Junk status for the two auto giants' debt will mean higher interest costs, further cutting into the beleaguered outfits' profits

General Motors (GM ) and its shareholders had been bracing for the bad news. But Ford Motor (F ) and its stockholders thought a cut to the outfit's credit rating was a little farther down the road. On May 5, Standard & Poor's downgraded the debt of both carmakers to junk status (see BW Online, 5/5/05, "GM and Ford: To the Junk Yard").

In a country driven by “patriotic” causes, GM and Ford should have noted sites like It has a poll indicating: 

2 Out of 3 Americans see Buying More Fuel-Efficient Vehicle as “Patriotic.” High Gas Prices Already Driving Half T Do So.

Could it be NZ Incorp. is heading for junk status too? I understand SUV sales have quadrupled in NZ since 2000. A lot of these are tatty looking second-hand imports. Maybe now we can pick up the US slack and import some lovely shiny new ones more in keeping with our Clean Green Image. 

You think I am being facetious? I am not so sure. Over a decade ago I said to one of our present cabinet ministers that I thought Labour’s promotion of Jap imports in the 1980s was a recipe for disaster – gridlock, debt, waste etc. She replied that it had to be done – it was plain embarrassing for visitors coming here to see the old cars that people up the East Cape were driving around in and anyway they were entitled to a decent car. I figure we could have given East Capers a brand new car each, kept our Image and profited from savings in motorway expenditure, health bills and fuel imports in the cities.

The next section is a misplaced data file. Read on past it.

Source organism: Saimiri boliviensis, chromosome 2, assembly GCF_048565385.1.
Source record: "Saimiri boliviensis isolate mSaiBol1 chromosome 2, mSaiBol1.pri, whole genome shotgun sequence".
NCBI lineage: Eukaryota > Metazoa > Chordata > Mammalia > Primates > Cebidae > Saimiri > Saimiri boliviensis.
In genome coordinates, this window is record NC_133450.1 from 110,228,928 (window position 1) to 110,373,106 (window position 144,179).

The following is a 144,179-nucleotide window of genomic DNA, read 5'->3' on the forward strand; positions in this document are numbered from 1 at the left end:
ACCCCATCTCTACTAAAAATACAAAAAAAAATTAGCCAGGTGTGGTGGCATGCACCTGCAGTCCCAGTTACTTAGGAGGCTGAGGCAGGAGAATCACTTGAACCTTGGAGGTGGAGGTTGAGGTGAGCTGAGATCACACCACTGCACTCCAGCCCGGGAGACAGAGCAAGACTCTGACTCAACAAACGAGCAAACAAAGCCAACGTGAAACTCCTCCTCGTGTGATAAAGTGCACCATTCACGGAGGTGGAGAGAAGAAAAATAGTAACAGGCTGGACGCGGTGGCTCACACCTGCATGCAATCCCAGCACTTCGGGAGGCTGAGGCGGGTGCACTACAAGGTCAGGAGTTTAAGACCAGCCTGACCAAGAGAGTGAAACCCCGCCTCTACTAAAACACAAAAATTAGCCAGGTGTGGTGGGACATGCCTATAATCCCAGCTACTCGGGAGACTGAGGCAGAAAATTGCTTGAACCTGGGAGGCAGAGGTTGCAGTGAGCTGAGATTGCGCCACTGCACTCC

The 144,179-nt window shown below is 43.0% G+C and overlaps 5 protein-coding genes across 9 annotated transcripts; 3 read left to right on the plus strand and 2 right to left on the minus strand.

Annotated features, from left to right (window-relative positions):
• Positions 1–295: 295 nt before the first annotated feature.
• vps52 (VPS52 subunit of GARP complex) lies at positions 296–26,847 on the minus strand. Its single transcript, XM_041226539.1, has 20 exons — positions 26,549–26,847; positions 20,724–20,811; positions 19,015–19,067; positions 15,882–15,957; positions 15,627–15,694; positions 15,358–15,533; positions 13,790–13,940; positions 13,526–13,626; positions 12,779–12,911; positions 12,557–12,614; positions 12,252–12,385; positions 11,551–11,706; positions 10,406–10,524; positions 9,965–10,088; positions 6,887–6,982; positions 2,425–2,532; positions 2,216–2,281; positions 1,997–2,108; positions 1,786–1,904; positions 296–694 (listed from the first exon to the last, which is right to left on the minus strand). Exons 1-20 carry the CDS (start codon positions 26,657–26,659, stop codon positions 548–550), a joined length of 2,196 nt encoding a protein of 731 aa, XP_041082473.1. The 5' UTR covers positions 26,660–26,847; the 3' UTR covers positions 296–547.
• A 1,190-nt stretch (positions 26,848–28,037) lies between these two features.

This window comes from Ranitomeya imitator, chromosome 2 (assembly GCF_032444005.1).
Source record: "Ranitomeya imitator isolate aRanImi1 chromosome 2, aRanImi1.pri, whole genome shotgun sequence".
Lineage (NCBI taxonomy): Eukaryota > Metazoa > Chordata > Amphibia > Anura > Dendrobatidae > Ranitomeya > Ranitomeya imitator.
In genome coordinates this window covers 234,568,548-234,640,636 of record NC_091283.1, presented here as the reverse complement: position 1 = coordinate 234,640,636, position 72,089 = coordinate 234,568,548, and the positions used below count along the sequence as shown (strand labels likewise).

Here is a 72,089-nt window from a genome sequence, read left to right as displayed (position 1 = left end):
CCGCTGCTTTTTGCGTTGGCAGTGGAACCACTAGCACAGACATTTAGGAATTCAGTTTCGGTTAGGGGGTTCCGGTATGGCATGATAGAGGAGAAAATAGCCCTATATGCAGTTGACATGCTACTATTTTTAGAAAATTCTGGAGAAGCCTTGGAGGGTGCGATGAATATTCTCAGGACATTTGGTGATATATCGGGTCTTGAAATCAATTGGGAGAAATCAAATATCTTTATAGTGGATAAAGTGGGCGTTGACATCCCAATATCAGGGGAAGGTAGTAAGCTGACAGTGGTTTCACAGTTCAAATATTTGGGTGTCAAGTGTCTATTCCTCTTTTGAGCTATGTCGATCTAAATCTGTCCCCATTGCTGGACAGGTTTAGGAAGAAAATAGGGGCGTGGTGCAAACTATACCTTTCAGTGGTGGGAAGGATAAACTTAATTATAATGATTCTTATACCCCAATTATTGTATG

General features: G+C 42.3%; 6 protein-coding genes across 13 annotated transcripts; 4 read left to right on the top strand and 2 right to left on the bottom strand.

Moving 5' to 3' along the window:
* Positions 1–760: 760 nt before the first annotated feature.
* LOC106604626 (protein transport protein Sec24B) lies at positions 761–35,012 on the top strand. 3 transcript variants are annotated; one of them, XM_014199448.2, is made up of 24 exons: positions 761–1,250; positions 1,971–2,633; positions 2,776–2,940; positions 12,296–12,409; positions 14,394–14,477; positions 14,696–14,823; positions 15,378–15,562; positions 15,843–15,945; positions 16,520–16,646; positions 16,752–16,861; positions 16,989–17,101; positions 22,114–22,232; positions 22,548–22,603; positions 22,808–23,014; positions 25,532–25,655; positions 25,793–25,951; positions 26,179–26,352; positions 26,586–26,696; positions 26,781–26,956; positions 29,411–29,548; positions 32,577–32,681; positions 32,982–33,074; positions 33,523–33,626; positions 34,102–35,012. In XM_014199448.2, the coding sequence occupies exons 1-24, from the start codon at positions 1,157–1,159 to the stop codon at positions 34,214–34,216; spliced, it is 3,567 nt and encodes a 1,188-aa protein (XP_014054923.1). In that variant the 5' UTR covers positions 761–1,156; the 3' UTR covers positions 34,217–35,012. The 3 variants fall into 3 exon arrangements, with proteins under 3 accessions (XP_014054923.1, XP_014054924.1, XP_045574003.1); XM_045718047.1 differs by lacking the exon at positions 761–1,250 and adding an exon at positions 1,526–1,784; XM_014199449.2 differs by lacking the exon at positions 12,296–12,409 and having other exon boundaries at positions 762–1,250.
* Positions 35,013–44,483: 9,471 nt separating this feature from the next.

Back to my search of proof for oil (gas)-inflation link. I strike an excellent site containing stuff that makes a lot of sense to me, the Energy Bulletin. Sure, the site has a very limited idea of the nature of energy but it does have an idea of the impact of oil costs. There is a good read on it, taken it from 

Published on 15 Apr 2005 by Archived on 15 Apr 2005.

Will Higher Oil Prices Fuel Inflation?
by Ronald R. Cooke

"A news story that compares the rising price of oil to the rate of inflation made the rounds of American media last month. Reporters, pundits and some economists repeated the parable without giving it much thought. The essential claim is that in 2005, higher oil prices will not drive up the rate of inflation as much as they did in the 1970s because oil consumption, as a percentage of GDP, has decreased by half since then. We have become much more efficient in our use of oil, claim the analysts, and therefore higher oil prices will only have a modest upward impact on inflation.


Although the statement is true, the concept masks a lot of dirty little problems.

Here is why....

...And a final note. The model I developed for the American economy can be applied – with some revision of the assumptions – to the economy of any industrialized nation. Japan, France, Australia, South Korea – it doesn't matter.

Inflation knows no borders. It will be everywhere."